Leadership in Education is a big concern. The influence teachers have on our kids is immense and immediately powerful. I remember hearing one of my little sisters read her paper on the Iraq war circa 2004 at age 12 . . . it is safe to say she did not get those opinions from my parent’s house. Turns out her teacher had particularly strong feelings about the subject and decided to teach a current events lesson.
What is going on with education in the US? My family has been teaching for generations, elementary school through PhD. Most have been/are teachers, and a few have been administrators. Several have also been business owners . . . both teachers and business owners.
Is education now at a crossroads?
The internet has fundamentally changed both our access to information and our individual ability to provide information. If you wanted to share your thoughts on particle physics, 20 years ago you’d be lucky to find 3 people in your city who want to listen to you.
Now, you can find forums, blogs and social networking communities who want to hear what you have to say. Well, or at least they will put up with you.
This expands opportunities for learning across the broadest spectrum of subjects, yes?
We have the ability to have to increase interaction in education, but are we learning or just talking?
What is the value of education now available?
Looking at college courses you can now choose to attend college formally – as in, show up in person, or you can choose to attend class online. PhoenixOnline dwarfed all educational institutions last year and the year before and … and it made it a tidy profit. PhoenixOnline pays their teachers next to nothing so it isn’t attracting super stars though they do seem to require a PhD to teach. I calculated the pay for one class I was considering teaching and determined it to be $8-$12 and hour when you factor in the requirements on the teachers.
What’s the difference?
With Stanford making classes available online for free, is there any reason to use PhoenixOnline? I wouldn’t expect to get a higher quality product from Phoenix, but Phoenix has one thing Stanford does not. Degree granting accreditation.
So if you want your bachelor degree, you watch the PhoenixOnline version. The courses you watch at Stanford won’t earn you a degree from Stanford. You still have to show up and pay Stanford’s tuition if you want a degree. But you can get the degree much less expensively from PhoenixOnline.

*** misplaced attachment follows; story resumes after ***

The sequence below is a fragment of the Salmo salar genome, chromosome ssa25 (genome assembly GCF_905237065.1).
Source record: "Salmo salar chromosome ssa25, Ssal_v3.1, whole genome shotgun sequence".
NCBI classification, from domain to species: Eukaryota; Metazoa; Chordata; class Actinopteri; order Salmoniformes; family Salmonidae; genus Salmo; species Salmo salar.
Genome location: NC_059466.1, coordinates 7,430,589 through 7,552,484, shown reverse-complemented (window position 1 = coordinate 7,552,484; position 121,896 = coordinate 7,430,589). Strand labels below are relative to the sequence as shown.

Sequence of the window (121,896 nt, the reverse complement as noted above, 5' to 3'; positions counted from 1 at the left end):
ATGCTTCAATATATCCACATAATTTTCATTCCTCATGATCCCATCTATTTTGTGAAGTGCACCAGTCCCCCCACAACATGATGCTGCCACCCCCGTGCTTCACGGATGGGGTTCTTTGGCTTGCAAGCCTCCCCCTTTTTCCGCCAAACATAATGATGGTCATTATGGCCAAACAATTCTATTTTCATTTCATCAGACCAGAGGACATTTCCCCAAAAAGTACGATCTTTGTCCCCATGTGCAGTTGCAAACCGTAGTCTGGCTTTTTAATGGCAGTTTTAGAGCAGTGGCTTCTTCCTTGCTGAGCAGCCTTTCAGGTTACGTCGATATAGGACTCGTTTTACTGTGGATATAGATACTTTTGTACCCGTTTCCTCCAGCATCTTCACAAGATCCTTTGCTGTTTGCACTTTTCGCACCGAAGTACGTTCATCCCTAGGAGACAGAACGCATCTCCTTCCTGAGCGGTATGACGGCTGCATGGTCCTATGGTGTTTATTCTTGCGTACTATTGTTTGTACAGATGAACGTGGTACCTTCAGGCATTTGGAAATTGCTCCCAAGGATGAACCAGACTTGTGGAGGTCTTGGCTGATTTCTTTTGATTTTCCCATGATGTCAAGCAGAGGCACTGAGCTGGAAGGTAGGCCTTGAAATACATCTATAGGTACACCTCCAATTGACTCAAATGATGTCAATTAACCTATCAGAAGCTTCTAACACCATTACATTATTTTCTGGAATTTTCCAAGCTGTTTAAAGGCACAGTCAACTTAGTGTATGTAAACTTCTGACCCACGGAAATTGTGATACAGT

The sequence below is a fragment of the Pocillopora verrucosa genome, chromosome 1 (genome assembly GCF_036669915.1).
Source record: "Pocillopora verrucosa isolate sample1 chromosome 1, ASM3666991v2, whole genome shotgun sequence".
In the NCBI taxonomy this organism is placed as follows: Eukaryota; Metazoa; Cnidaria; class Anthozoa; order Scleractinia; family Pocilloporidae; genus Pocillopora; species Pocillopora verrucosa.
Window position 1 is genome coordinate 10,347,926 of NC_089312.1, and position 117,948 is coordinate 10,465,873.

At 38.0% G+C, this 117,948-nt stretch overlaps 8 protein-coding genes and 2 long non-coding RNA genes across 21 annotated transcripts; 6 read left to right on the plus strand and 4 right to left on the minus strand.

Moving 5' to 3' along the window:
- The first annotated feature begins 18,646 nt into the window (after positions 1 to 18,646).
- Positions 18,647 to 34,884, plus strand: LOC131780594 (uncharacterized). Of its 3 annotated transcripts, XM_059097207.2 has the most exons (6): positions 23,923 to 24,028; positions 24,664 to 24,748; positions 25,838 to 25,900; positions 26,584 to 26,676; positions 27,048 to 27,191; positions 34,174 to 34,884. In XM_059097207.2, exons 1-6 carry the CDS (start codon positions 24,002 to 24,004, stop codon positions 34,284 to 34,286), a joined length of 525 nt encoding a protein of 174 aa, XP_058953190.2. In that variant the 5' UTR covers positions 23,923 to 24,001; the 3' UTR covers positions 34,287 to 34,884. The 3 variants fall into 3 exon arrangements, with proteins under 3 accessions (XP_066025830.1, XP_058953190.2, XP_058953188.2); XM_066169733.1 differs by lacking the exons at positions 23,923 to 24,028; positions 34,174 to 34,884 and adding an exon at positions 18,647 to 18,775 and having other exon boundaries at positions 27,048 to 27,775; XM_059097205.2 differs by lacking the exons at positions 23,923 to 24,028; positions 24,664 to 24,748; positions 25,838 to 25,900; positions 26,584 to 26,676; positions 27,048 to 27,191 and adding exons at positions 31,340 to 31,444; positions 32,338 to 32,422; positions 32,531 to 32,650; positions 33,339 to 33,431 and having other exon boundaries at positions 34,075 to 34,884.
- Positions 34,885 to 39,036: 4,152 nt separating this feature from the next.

Stanford can afford to offer the courses online because degree-seeking students have already paid to fill the classroom. The marginal cost to provide access to educationally motivated individuals is next to zero $.
We have two extremes. Inexpensive, essentially free education and very expensive education like MBA prep courses and top tier business schools.
From Seth Godin: The newly easy access to the education marketplace (you used to need a big campus and a spot in the guidance office) means that both the free and expensive options are going to be experimented with, because the number of people in the education business is going to explode (then implode)….
Just because something is free doesn’t meant there isn’t money to be made. Someone could charge, for example, for custom curricula, or focused tutoring, or for a certified (scarce) degree. When a million people are taking your course, you only need 1% to pay you to be happy indeed.
What he presents as options in the second paragraph is nothing new. Until you get to the 1% of people paying you. How do you feel about 1% of the people demonstrating a value for your labor?
If I work very hard for 5 years, I earn my PhD in esoteric topic X. If I struggle, stumble and fall gazillion times while launching a company, that may take me 4-5 years as well. Should I, should you, share the fruits of those labors for nothing with the vast majority of consumers? If you do, why would the 1% who might be willing to pay pay?
But, more importantly, from what you have noticed about human behavior, will any of those who do not pay value what I teach?